We have a proposed restructure of our CRM containing almost 500 databases containing ~25 tables each into a single multidimensional database with one giant fact table linking everything together.

I have looked at the star schemes but there will be so many different star points that a multidimensional data type seems more fitting.

Here is a rough generalized mock-up structure:


id | parent_table | parent_id | child_table | child_id | relate_type


id | first_name | last_name | birth_date


id | name | lat | long


id | slug | tag_name


id | line_1 | city | state | country_id | zip


id | country_id | number | phone_type_id


id | name


id | phone_type

There are virtually an unlimited amount of joins between just these tables as people and organizations can both have addresses and phone numbers and people can have other people and organizations can have people and people can have organizations.

There is a small amount of data that can have foreign keys such as the phone types and countries.

Are there other downfalls to this data type other then putting the crux of security at the data API level instead of in the database itself.

Are there any caveats in not being able to have foreign keys between the fact table and the dimensions?

  • Always use foreign keys if they are warranted. Data integrity is critical to a database providing timely and (much more importantly) correct results!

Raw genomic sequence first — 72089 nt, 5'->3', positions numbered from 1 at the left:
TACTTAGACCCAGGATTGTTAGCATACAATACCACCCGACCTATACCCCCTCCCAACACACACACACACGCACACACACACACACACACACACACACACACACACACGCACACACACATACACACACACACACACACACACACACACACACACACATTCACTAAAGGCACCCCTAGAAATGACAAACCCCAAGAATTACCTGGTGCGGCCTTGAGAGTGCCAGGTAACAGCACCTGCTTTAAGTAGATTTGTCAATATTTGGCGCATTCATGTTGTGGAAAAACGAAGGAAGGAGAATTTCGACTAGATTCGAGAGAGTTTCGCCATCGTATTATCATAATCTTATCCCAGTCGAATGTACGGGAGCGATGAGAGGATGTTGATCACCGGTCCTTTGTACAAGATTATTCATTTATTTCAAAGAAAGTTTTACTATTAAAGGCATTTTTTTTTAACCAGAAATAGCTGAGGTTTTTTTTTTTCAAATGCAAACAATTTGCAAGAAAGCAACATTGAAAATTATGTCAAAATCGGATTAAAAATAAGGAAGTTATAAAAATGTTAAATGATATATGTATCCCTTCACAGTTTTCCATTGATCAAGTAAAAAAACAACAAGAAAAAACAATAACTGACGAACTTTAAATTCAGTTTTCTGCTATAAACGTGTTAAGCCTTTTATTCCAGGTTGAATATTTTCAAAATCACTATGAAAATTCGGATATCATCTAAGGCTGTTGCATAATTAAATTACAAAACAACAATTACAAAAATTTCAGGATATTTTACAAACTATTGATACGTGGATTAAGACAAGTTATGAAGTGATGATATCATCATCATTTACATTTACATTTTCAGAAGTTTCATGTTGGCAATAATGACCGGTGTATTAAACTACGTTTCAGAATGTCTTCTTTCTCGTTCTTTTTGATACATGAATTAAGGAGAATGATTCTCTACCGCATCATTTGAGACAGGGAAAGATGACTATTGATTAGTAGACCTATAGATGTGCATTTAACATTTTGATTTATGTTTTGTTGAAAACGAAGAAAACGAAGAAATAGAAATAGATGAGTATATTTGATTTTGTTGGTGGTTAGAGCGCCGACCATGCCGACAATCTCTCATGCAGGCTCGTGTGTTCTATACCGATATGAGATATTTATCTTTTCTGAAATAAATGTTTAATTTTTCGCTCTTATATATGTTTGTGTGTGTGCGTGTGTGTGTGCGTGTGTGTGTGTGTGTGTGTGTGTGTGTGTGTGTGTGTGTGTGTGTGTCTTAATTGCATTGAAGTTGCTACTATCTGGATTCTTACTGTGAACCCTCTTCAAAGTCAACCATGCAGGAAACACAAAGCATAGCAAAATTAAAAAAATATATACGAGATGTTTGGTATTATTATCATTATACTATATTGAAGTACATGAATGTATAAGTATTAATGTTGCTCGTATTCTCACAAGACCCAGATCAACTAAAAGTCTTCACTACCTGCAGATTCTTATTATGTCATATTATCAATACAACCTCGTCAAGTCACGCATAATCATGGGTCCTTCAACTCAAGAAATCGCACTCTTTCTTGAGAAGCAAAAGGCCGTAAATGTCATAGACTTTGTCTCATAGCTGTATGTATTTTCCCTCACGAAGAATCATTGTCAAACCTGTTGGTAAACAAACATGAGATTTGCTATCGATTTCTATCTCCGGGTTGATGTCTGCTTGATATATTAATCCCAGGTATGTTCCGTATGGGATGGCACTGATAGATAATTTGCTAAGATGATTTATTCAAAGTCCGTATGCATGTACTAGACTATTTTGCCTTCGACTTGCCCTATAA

– Vérace
    Oct 29, 2019 at 8:08
  • @Vérace true foreign keys could not be made in a multidimensional data with a single fact table unless that fact table included a column for each parent table and a column for each child table. This then negates the advantage of having a single fact table and would complicate queries. I understand that using a foreign key everywhere available such as in the example for country_id .
    – amaster
    Oct 29, 2019 at 15:45
  • @Vérace So back to the original question. Would this schema not be recommended and instead opt for a global data type with every unique relationship defined in it's own fact table.
    – amaster
    Oct 29, 2019 at 15:45


Your Answer

By clicking “Post Your Answer”, you agree to our terms of service and acknowledge you have read our privacy policy.